> The Cultural Revolution, likewise a left of center revolution ... was nationalistic ... and certainly not conservative

It was indeed the opposite of conservative! I'm not sure I agree about nationalism. It was mostly the radicalization of a younger generation to reject and take power from the prior one (with plenty of self-serving political machinations mixed in, of course). I'm not sure how to map 'nationalism' to something like that. Also, much of Chinese communist ideology was service to the proletariat and, I think, to international Communism (and against capitalism), and not to the state.


Wars are a particularly fine pointed example of nationalism. Woodrow Wilson, Democrat, liberal, World War I. F.D.R., Democrat, liberal, World War II.

Nationalism a tenant of conservatism is absurd. My degree is in political science, it's not widely accepted. Nationalistic sentiment within the U.S. Republican party, and conservative libertarians? Perhaps. But that is a narrow sample.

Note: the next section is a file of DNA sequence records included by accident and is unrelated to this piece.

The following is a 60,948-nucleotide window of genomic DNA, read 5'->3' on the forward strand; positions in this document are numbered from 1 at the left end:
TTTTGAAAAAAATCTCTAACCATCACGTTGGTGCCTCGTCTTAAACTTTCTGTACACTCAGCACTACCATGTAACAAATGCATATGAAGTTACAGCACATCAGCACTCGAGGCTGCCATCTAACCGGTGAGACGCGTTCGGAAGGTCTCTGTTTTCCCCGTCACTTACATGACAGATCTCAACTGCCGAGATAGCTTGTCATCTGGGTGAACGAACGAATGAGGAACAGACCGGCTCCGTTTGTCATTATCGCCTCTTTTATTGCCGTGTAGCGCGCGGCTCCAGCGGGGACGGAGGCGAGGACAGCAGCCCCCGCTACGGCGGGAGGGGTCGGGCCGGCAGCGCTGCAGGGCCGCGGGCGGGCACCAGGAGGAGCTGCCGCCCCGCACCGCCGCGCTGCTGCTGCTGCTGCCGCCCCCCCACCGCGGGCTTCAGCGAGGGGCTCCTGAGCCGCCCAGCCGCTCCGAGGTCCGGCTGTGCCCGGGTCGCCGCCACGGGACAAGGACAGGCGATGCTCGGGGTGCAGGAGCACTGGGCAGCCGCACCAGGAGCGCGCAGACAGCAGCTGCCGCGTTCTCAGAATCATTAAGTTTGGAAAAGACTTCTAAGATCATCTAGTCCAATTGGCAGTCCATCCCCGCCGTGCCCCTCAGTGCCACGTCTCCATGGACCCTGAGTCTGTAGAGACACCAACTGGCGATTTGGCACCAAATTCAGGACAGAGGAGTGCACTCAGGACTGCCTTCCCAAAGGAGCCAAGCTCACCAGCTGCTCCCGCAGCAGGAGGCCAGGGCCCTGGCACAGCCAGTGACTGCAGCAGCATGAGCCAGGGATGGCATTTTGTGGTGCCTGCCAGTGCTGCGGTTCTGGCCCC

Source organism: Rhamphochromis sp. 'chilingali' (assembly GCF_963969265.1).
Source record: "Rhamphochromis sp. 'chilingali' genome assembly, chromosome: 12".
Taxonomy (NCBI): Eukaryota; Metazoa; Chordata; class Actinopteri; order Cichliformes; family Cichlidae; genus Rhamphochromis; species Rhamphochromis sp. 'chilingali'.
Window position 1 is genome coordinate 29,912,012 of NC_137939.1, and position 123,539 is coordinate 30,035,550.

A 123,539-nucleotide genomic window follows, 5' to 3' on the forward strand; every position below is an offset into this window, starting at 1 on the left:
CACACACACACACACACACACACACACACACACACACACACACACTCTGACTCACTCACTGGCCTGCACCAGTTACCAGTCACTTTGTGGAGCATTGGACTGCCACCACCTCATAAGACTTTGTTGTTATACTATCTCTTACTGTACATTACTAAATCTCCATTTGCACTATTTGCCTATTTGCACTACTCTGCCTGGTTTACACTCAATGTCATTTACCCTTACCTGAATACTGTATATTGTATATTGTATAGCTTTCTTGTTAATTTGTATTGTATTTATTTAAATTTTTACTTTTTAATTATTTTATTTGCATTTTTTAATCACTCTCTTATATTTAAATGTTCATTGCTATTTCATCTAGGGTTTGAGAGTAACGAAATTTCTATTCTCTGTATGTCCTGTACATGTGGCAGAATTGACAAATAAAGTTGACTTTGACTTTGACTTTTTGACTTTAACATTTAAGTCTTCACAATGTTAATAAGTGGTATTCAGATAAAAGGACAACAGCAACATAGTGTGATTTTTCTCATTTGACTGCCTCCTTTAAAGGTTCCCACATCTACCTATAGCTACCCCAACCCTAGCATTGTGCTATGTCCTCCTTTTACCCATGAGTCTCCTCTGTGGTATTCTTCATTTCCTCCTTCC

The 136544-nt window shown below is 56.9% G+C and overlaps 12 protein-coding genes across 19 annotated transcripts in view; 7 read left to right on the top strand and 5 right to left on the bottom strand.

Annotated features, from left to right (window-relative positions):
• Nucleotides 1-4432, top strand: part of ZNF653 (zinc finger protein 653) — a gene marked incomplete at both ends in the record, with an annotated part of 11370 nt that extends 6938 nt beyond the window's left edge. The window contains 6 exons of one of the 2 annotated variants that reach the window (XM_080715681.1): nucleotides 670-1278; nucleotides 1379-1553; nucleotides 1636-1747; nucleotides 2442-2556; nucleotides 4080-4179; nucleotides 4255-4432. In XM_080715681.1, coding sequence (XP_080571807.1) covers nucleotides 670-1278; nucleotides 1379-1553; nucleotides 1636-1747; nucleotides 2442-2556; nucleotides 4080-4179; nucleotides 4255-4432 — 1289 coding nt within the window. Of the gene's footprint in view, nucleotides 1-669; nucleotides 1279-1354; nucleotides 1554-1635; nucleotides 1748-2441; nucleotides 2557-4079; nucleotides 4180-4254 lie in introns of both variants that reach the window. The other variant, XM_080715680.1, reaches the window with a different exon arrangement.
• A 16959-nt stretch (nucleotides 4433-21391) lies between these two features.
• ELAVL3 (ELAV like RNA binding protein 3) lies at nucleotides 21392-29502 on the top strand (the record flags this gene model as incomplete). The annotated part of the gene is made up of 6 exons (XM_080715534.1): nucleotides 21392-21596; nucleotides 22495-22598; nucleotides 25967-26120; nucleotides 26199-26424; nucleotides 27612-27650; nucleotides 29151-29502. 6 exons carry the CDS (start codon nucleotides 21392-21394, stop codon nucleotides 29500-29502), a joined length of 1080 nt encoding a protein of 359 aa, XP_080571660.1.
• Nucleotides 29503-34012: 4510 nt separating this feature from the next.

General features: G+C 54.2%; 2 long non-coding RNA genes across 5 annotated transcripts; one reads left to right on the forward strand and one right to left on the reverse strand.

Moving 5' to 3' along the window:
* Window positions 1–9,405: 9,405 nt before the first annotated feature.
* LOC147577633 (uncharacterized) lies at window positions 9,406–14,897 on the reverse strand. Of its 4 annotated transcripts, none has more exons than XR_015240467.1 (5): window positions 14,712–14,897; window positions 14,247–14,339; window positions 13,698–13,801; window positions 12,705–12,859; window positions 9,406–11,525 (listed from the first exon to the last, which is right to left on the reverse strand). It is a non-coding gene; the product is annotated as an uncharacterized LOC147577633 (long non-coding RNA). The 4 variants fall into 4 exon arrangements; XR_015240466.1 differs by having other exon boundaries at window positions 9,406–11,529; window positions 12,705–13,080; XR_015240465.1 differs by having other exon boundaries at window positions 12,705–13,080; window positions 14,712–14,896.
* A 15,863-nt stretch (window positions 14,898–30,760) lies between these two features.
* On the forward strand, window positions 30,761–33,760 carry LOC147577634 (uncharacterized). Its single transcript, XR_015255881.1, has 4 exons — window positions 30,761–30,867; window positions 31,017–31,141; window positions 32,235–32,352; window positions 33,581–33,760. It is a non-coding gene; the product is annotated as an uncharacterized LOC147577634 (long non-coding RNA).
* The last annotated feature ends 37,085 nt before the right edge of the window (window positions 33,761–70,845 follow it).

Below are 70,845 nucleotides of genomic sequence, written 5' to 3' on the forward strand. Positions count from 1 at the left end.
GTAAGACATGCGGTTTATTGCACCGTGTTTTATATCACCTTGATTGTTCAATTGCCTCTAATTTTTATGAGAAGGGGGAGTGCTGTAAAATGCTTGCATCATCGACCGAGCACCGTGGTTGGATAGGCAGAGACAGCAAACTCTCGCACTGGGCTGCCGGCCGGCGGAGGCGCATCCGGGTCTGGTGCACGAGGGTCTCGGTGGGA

Widely accepted is the actual denotation of nationalism, which doesn't include left vs right tendencies.

Consider emotional attachment, appeals, devotion, strong desire to easily identify nonbelievers, all part of nationalism. Similar to religious belief, but involves deification of the state (or some idealized future version of it, via violence, like the 2nd coming).


One example for a non-nationalist conservative party would the German CDU (Merkel's party): They were one of the driving powers behind the ECSC, EEC and later EU, and staunchly pro-NATO, even at the cost of German sovereignty.


I agree - in fact if you read the comment you responded to ... :)


> The Bolshevik revolution is an example of a left of center revolution, it certainly was nativist, nationalist, and was not conservative.

Actually, it was a fascist coup pretending to be a "left of center revolution".